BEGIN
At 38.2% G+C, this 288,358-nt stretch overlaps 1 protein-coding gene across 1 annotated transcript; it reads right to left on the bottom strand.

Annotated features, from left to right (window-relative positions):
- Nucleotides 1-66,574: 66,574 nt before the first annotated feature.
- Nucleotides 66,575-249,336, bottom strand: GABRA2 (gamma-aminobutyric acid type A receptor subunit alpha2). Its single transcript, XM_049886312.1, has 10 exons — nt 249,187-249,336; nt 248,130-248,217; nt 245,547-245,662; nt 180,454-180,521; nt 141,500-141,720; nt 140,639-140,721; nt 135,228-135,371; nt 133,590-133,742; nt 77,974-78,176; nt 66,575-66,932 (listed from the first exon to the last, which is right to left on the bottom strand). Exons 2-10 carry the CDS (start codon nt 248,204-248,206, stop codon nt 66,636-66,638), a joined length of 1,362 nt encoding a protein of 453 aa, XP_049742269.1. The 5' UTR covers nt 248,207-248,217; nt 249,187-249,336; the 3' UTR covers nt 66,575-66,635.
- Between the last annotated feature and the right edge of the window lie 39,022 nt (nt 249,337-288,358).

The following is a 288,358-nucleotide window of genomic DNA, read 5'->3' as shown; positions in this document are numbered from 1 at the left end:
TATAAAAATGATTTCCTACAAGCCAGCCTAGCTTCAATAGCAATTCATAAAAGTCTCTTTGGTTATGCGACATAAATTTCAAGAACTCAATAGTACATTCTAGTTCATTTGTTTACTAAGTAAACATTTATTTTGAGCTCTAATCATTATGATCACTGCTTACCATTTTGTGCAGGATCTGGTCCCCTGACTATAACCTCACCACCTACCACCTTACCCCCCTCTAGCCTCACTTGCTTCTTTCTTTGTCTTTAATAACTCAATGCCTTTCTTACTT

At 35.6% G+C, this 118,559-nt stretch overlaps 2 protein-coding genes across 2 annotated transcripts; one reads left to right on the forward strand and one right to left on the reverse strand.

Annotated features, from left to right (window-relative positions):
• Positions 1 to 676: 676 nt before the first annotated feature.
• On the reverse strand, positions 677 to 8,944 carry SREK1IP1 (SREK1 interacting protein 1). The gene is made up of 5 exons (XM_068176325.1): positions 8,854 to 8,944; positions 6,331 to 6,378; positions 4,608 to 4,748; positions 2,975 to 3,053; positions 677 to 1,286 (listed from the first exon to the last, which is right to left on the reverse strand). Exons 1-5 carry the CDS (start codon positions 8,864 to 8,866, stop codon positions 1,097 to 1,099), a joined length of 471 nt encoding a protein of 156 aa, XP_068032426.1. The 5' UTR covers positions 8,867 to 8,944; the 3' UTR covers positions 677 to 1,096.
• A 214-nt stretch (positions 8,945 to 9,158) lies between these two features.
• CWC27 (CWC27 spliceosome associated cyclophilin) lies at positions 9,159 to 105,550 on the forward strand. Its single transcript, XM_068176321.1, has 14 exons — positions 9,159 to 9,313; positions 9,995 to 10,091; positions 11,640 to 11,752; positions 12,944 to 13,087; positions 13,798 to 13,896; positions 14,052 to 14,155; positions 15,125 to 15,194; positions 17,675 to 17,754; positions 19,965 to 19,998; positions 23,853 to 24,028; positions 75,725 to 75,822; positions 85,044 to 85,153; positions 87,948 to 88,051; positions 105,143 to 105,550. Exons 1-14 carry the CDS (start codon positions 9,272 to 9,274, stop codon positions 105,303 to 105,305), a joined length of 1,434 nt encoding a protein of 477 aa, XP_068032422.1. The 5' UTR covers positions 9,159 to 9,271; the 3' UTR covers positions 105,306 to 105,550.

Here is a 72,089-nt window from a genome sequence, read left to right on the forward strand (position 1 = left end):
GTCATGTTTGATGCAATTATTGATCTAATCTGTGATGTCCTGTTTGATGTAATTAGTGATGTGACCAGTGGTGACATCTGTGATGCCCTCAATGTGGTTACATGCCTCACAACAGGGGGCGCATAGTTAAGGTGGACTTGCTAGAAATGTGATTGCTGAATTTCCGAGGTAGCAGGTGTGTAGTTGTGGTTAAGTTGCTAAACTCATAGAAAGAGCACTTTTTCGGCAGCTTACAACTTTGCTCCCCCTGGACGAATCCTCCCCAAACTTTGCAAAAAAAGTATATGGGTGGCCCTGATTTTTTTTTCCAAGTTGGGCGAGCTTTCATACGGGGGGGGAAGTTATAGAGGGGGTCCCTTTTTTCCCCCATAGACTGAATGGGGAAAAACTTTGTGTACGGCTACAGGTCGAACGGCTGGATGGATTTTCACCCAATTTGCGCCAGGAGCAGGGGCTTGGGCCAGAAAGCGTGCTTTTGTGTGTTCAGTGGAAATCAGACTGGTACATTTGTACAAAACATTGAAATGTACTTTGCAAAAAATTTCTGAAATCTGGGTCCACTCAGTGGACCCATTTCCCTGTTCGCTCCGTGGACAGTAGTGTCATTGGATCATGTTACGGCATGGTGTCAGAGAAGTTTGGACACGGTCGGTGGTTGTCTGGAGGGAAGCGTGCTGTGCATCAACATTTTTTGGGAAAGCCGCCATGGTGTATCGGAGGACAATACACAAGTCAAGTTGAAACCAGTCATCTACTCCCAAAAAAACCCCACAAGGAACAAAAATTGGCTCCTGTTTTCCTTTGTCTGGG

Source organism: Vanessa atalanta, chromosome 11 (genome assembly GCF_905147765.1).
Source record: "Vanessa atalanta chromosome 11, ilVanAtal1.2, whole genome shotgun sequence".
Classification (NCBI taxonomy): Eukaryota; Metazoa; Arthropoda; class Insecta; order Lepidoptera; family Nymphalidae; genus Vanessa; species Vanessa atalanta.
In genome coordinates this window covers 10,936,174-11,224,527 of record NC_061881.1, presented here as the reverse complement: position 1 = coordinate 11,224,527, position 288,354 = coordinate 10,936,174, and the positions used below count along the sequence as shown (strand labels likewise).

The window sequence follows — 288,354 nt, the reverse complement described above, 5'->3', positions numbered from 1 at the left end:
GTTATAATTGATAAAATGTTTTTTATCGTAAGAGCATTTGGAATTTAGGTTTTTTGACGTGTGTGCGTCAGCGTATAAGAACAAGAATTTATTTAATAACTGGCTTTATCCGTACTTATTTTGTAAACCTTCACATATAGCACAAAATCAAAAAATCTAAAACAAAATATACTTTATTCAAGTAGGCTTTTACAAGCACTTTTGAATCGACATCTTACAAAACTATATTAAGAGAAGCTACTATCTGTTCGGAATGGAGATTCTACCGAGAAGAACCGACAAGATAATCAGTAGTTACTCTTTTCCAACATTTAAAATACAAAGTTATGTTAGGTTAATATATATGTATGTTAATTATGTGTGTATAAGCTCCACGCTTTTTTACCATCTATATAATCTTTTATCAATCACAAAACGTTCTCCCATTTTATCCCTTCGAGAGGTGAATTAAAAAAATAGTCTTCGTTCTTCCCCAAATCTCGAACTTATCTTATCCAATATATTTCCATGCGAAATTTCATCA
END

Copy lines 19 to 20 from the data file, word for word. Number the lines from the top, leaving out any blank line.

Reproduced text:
In genome coordinates this window covers 10,936,174-11,224,527 of record NC_061881.1, presented here as the reverse complement: position 1 = coordinate 11,224,527, position 288,354 = coordinate 10,936,174, and the positions used below count along the sequence as shown (strand labels likewise).

The window sequence follows — 288,354 nt, the reverse complement described above, 5'->3', positions numbered from 1 at the left end: